Anchorage – Today, Representative Matt Claman (D-Anchorage) pre-filed legislation to amend the Alaska Constitution to limit the length of legislative sessions to 90 days.
In 2006, Alaskans voted to limit the legislative session to 90 days with the hope that the Legislature would finish its work on time and under budget. However, since oil prices dropped in 2014, the Alaska Legislature has been unable to finish the state’s business in 90 days.
The Alaska Legislature has repeatedly ignored the voter-approved statutory 90-day limit because of the longstanding legal principle that the Constitution always takes precedence when there is a difference between a statute and the Constitution. As a result, the Legislature has consistently failed to meet the 90-day limit. Since the voter initiative took effect in 2008, the Legislature has only met the statutory 90-day limit on five occasions and has failed to meet the deadline every year since 2013.
“House Joint Resolution 2 serves three primary purposes. First, it forces the Legislature to focus its attention on state finances and shorten the schedule for adopting a budget. Second, a 90-day session reduces the quantity of ‘personal’ legislation. A 90-day session will make sure the Legislature focuses its attention on the most important issues and is less likely to get side-tracked with special interest matters. Third, if circumstances arise that require a special session, the governor is able to narrow the agenda to vital issues and prevent consideration of non-essential legislation,” said Rep. Claman.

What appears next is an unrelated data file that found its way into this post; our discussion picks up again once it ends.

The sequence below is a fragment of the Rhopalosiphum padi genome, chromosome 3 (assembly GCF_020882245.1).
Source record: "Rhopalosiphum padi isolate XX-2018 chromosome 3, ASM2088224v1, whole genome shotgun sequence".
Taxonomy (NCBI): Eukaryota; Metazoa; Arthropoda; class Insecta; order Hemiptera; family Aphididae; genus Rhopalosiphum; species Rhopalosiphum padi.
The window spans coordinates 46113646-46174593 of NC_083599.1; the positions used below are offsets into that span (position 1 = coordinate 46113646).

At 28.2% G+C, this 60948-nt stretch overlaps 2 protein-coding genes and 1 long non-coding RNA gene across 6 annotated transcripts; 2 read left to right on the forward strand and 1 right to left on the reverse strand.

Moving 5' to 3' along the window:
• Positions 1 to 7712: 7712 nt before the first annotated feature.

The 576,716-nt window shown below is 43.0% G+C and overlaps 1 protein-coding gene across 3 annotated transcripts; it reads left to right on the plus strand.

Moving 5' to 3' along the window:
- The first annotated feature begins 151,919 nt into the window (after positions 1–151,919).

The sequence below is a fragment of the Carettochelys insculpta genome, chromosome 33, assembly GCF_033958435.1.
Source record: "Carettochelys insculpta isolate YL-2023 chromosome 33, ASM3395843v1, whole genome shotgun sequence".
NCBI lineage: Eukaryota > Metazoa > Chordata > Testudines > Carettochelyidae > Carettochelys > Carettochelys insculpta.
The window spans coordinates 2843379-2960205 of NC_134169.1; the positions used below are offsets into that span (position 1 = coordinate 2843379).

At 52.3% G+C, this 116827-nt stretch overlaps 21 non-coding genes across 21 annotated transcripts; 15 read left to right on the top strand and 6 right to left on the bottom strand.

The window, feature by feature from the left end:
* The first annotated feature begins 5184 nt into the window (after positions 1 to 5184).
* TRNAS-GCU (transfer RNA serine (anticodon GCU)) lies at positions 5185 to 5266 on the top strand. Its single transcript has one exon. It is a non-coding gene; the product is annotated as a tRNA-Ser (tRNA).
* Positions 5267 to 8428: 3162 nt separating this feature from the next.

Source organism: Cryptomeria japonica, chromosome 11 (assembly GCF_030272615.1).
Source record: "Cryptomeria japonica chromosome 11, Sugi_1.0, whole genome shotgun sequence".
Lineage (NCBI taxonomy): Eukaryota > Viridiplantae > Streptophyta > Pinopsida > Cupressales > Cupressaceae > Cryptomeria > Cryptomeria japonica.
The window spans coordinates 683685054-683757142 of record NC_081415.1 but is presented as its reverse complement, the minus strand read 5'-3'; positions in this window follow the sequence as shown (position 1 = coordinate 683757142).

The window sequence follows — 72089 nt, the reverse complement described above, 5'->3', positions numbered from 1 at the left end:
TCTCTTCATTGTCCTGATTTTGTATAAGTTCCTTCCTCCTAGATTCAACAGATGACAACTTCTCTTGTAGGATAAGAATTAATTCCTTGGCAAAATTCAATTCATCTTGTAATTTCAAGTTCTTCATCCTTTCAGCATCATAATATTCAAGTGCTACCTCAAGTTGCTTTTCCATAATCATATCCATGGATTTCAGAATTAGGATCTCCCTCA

The failure to adjourn in 90 days also limits the ability for Alaska to have true citizen legislators — people who have regular jobs and serve in the Legislature. The unpredictably long sessions make it more and more difficult for citizen legislators – fishermen, contractors, administrators, lawyers, miners, etc. – to serve. In the long-term, repeat extended and special sessions will lead to more full-time legislators and fewer citizen legislators.
“After passing the 90-day session initiative, Alaskans expected the Legislature to finish its work on time and under budget. This resolution amends the Alaska Constitution and meets Alaskans’ expectations to limit the session to 90 days,” said Rep. Claman.
House Joint Resolution 2 will be formally introduced and receive committee assignments when the 31st Alaska Legislature convenes on January 15th in Juneau.
For more information, contact Lizzie Kubitz in Rep. Claman’s office at (907) 465-4919.